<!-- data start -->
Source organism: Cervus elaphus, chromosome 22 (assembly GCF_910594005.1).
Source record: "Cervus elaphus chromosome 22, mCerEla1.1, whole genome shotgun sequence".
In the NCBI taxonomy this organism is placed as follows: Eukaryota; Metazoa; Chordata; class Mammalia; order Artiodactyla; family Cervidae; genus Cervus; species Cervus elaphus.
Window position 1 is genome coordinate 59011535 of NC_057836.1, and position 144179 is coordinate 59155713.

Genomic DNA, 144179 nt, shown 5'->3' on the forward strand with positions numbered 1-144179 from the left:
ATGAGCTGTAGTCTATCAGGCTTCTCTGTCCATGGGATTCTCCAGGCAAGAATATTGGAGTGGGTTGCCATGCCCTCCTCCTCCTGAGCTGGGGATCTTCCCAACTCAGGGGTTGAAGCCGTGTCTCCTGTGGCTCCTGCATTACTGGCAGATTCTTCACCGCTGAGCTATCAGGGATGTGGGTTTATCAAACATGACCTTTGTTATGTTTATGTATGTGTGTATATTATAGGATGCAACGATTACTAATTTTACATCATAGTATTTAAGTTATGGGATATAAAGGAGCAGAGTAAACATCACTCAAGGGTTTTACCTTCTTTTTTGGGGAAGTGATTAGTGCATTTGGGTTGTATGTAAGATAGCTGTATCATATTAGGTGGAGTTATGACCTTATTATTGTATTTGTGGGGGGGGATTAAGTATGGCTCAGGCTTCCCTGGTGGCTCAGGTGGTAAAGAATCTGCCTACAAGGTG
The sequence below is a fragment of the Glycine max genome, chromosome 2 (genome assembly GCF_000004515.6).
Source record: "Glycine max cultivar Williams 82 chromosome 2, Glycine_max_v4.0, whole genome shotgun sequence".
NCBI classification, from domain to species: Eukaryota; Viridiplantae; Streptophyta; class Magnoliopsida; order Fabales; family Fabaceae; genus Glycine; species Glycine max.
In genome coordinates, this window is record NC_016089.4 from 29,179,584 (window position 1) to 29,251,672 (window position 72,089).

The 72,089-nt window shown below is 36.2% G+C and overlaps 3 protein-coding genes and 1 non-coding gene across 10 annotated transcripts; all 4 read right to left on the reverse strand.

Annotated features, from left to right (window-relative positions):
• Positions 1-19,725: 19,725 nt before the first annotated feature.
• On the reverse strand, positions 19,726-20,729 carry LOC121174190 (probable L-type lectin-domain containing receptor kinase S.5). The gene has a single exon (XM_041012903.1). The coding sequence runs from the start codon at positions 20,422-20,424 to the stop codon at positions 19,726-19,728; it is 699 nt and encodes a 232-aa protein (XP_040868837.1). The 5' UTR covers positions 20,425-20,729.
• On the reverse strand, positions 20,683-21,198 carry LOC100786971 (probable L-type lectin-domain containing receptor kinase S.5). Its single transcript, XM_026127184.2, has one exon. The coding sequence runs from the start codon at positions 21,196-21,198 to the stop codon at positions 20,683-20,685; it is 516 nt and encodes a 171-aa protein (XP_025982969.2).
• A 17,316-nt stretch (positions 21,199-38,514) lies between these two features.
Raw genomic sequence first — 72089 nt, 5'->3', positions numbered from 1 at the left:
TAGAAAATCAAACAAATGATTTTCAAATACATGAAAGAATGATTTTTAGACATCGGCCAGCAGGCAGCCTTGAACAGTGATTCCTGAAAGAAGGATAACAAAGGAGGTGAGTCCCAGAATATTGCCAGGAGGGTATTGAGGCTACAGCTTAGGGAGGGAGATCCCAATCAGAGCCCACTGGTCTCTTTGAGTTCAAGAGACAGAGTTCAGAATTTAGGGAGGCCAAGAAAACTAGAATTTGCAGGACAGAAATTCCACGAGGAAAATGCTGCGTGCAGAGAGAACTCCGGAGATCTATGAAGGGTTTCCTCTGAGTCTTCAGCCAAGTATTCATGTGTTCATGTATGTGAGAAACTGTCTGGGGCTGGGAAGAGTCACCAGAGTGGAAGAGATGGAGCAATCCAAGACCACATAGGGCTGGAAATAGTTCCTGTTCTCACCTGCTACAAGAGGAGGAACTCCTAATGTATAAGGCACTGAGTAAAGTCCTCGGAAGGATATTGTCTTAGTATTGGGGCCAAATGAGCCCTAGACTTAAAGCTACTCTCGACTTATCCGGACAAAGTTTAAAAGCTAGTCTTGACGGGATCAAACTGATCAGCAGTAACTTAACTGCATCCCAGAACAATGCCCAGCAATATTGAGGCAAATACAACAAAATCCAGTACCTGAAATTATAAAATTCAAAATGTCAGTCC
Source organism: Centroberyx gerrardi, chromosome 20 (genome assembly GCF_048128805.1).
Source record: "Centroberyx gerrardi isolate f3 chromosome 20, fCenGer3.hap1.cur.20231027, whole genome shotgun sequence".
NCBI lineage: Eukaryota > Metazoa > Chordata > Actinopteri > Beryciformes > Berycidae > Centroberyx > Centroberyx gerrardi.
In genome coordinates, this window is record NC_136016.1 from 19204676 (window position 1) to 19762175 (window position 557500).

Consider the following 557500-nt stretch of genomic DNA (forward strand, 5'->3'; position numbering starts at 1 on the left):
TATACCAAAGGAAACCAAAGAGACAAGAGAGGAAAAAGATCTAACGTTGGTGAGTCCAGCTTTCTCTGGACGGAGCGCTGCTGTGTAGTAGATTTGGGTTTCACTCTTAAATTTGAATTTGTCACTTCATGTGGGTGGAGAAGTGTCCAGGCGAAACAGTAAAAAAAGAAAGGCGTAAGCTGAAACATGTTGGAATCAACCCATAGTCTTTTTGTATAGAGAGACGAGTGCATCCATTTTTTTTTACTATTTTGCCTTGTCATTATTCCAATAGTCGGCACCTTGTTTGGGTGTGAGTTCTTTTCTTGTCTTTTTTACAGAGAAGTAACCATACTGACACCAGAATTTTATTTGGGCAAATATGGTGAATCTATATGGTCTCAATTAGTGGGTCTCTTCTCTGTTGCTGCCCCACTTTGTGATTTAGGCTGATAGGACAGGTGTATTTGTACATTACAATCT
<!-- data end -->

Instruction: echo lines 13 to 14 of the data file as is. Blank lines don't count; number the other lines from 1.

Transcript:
• Positions 1-19,725: 19,725 nt before the first annotated feature.
• On the reverse strand, positions 19,726-20,729 carry LOC121174190 (probable L-type lectin-domain containing receptor kinase S.5). The gene has a single exon (XM_041012903.1). The coding sequence runs from the start codon at positions 20,422-20,424 to the stop codon at positions 19,726-19,728; it is 699 nt and encodes a 232-aa protein (XP_040868837.1). The 5' UTR covers positions 20,425-20,729.